Saturday, September 19, 2015

Music and Memory, Part 36: Walking Away

After a long illness, Christine, the wife of my friend and former opera colleague G., died a couple of weeks ago, just shy of her fiftieth birthday. I wasn't able to go to her wake or funeral because of my teaching schedule here in Northern Appalachia, but I've spoken with G. at length in the days since. G. is a wonderful lyric tenor, and, beyond that, truly one of the best musicians I know. For a number of years he sang in many of the great opera houses of Europe and America, but he withdrew from all of his contracts a few years ago to care for Christine, and because opera gigs are scheduled at least two years out, that meant his career was effectively over. A late bloomer who grew up in a working-class Irish-American family and spent his early adulthood tending bar and giving guitar lessons, G., after walking away from the opera stage, never looked back. He now lives and sends his daughters to college on the proceeds from his church job and a small income earned teaching music to the disabled.

I've known G. for a long time. We studied with the same voice teacher, and on Thursday nights we would meet at the Liederkranz Club on East 87th Street, which was around the corner from his house (but far from mine), to work out the opera arias we sang at our auditions with a quirky but gifted stage director. "I can still see you twenty years ago," he told me recently. "I can see what you were wearing, and your hair. You were this hilarious, talented Italian chick who just said THESE THINGS." I remember G. picking me up and driving me out to Long Island one evening to run through obscure arias with a brilliant pianist whom I'd never met and never saw again. "I don't coach my repertoire," he said that night, with a cockiness that, in his case, was wholly warranted. "I just know how the music is supposed to go."  He was on the cusp of a great career, and I was on the cusp, for reasons still not completely clear to me, of using my career as a tool in the blowing up of everything in my life.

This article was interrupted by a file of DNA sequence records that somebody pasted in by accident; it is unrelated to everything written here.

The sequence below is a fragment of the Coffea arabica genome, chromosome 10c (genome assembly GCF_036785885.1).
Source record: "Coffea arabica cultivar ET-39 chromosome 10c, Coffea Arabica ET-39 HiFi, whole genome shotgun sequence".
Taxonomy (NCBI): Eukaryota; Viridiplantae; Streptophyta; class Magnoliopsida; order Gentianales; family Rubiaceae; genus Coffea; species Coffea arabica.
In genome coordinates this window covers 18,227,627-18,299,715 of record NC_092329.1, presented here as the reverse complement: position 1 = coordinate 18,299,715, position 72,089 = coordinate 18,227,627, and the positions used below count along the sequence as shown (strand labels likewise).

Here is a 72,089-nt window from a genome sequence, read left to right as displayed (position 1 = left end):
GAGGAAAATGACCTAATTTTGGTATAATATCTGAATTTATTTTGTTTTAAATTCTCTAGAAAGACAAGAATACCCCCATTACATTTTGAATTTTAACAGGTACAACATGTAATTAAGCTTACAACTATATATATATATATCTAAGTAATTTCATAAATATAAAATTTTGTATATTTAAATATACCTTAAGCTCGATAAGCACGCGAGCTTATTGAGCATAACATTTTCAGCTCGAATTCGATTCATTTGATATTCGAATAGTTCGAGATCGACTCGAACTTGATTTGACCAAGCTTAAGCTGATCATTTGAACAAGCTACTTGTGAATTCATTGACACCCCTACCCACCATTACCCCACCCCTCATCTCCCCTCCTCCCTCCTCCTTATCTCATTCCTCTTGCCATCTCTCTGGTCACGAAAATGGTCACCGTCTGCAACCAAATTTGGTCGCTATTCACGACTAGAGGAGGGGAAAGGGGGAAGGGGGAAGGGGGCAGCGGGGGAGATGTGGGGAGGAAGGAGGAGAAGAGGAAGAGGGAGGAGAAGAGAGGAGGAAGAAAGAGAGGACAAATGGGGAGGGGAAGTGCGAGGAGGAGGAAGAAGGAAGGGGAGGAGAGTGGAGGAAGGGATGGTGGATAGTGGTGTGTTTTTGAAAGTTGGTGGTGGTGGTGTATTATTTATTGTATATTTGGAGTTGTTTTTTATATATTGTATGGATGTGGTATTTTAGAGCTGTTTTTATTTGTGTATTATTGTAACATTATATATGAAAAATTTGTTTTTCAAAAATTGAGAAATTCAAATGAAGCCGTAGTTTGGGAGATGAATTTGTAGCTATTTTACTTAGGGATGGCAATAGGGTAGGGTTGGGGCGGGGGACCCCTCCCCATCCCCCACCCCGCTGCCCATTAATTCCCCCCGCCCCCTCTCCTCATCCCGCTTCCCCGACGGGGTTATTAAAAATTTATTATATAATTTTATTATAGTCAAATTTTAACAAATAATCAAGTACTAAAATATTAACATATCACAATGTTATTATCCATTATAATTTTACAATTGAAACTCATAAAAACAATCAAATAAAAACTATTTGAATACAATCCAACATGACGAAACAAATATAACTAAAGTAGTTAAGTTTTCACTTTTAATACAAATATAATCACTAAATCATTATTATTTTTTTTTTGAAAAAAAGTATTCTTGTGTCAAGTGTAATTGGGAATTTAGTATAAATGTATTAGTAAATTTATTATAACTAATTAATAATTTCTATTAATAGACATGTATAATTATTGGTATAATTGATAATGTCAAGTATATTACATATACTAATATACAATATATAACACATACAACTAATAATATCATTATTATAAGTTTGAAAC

G. has what I would call -- though he does not call it this -- a visionary gift. Since childhood, he's been able to correctly intuit certain people's fates, including those of relative strangers. He's often able to discern whether someone is going to die, and roughly when. In fact, he and his wife both had the foreknowledge, years before she became ill, that she would not live to see her fiftieth birthday. But this gift -- or call it what you will, and he's often prayed that God would rescind it -- comes in the context of his deep, even mystical, Catholic faith, a faith he and Christine shared. Because of this faith, the death of his beloved, though it's devastated him, hasn't utterly crushed him. He has a kind of palpable, tactile, tangible knowledge of God's great love for him, for Christine, and for all of us, and he talks about it often. It was G. who told me about the rosary novena after I came back to the faith, and I have prayed it during some momentous times in my life. While I'm not sure the novena has always "worked," it has changed my life.